Thursday, October 02, 2014

How sleep impacts a person's health

This article explains how sleep can impact many factors of a person's overall health, such as dietary choices.

The mechanisms of sleep are only partially clear and remain the subject of intense research according to the National Sleep Foundation.

"Determining the specific amount of sleep that is sufficient for optimal health is difficult since it may vary depending on age of the individual, performance, co-existing health problems and life-style and environmental factors," said Dr. Lydia Kaume, nutrition and health education specialist, University of Missouri Extension.

As a guideline, Kaume says studies indicate getting enough sleep — 8 to 10 hours for adults — may provide significant long-term health benefits. About two-thirds of Americans lack enough sleep.

A 2011 National Sleep Foundation poll found that 43 percent of Americans between the ages of 13 and 64 say they rarely or never get a good night's sleep during the week. In addition, more than 60 percent report a sleep problem every night, including: snoring, waking in the night or waking up too early.

Researchers are also searching for links that demonstrate a relationship between sleep and its influence on individual dietary choices.

"Some studies have demonstrated that those who sleep less are more likely to consume energy-dense foods, including fats or refined carbohydrates, more likely to have more irregular meal patterns, and less likely to consume adequate amounts of vegetables," said Kaume.

A review published in Nutrition Research (April of 2012) shows these relationships. The studies show that foods most helpful in promoting sleep increased bioavailability of tryptophan and production of serotonin.

Tryptophan is an essential amino acid (the body cannot make it and has to be consumed in the diet), and is found in cheese, chicken, eggs, milk, peanuts, pumpkin seeds, sesame seeds, soy and tofu, turkey.

"Our bodies' body uses tryptophan to make serotonin, a neurotransmitter, a chemical that is thought to promote sleep and balanced mood, and multiple functions including effects on appetite and memory," said Kaume.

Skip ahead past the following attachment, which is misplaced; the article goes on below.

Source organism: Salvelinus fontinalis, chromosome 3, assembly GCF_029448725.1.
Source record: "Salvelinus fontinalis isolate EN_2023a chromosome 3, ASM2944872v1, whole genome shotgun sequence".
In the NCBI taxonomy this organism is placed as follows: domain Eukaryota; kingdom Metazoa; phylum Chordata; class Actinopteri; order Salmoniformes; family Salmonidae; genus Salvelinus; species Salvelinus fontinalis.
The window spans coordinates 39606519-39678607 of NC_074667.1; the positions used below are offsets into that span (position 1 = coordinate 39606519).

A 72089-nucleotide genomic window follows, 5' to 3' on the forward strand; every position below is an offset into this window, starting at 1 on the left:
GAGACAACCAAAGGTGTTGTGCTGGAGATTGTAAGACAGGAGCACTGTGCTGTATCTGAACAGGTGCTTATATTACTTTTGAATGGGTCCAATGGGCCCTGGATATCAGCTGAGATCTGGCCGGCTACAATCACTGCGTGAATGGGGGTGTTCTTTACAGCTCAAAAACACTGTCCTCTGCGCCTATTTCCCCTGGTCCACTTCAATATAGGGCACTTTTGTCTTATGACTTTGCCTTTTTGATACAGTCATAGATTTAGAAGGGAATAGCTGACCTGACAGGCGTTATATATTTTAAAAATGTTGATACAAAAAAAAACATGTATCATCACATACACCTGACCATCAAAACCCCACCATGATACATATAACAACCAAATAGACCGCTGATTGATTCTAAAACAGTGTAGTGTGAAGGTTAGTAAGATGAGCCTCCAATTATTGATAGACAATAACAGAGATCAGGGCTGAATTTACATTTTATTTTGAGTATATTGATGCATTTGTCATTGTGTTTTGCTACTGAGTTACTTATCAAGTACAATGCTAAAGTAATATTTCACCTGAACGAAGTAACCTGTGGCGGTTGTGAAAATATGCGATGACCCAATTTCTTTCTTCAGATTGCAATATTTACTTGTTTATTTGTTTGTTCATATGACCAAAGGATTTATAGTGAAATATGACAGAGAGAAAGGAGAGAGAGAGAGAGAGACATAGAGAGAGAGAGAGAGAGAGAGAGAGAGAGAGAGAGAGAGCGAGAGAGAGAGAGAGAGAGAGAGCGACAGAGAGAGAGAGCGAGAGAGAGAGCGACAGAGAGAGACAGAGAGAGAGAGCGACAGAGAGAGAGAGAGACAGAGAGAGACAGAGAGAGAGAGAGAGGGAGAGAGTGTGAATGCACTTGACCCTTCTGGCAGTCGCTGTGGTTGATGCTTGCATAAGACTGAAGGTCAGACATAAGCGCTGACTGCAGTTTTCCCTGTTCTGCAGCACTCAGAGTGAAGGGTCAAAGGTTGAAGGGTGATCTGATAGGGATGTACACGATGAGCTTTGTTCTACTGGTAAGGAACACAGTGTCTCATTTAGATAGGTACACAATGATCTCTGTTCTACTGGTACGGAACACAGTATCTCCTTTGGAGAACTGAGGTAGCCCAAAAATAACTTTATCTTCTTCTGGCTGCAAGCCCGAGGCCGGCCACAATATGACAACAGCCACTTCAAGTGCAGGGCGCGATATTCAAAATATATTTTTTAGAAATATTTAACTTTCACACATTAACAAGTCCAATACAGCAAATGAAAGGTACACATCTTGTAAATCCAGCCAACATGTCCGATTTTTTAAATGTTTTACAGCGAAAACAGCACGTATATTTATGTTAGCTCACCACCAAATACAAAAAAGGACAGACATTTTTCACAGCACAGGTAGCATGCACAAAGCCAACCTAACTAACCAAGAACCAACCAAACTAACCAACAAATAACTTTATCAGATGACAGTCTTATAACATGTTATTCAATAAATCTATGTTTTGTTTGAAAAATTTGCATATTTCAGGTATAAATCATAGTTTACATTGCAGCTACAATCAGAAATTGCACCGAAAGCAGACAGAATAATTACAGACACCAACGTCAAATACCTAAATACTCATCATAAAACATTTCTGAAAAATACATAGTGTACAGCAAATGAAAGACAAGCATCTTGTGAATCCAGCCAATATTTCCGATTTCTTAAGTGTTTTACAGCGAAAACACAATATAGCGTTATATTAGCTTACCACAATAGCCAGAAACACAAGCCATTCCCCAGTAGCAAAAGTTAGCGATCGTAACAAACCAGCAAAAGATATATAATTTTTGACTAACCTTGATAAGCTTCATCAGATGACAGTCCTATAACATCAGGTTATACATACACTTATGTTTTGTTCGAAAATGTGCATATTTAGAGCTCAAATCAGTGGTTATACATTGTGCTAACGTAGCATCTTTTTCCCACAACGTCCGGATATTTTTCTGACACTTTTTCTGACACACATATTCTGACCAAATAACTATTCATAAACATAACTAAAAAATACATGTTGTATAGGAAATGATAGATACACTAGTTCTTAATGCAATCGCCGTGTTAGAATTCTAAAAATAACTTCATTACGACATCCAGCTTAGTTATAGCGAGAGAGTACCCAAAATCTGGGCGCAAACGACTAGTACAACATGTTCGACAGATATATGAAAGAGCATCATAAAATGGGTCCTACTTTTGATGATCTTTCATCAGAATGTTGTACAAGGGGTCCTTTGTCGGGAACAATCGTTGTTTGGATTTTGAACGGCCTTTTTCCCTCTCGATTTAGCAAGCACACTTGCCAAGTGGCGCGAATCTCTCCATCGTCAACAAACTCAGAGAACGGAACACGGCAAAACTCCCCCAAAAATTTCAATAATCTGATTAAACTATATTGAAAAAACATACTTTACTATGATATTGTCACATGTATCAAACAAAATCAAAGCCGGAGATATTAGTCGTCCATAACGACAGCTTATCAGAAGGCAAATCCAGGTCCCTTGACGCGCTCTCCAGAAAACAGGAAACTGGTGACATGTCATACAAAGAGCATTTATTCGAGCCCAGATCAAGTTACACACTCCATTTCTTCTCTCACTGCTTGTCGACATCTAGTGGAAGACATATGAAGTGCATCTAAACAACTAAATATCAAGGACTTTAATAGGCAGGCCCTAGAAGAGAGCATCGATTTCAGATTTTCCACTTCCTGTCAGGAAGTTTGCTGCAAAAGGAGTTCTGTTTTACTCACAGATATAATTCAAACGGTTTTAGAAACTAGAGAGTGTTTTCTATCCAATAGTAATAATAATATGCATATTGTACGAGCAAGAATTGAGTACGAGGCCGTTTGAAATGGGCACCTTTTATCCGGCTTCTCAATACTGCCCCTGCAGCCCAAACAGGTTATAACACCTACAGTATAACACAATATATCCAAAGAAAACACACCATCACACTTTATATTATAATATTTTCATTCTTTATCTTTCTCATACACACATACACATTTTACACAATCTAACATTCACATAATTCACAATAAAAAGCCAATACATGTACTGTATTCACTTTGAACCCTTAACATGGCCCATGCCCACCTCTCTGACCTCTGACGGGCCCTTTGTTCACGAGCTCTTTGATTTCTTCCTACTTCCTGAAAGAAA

With regard to health, several studies support the link between sleep disturbances and immune function, and inflammation. Although these relationships are complex and unclear, sleep deprivation is known to result in increased levels of inflammatory markers, which then lead to further activation of the inflammatory cascade.

Studies have also shown associations between sleep disorders and in inflammatory bowel disease (IBD), a chronic immune-mediated inflammatory disease of the gastrointestinal tract.

"As more of such studies are published, it is becoming apparent that individuals need to consider taking action to ensure they sleep better to prevent health problems associated with sleep disturbances," said Kaume.

Most researchers agree that eliminating habits or foods that interfere with sleep would be a great way to deal with sleep problems. Here are some tips from several tips that may help you sleep better according to Kaume.

Avoid caffeine at least four-hours before bed time. Caffeine typically stays in the body for four to six hours and may decrease melatonin levels in the body.

Avoid alcohol before bed, although it may make individuals doze off easier, the sleep is shallow causes one to awake later in the night.

Avoid nicotine, and spicy meals may also be helpful as they interfere with sleep.

Keep a regular schedule and to your best to sleep at the same time every night.

Light sleepers may wear ear plugs.

Avoid liquids near bed time to avoid getting up needing to use the bathroom.

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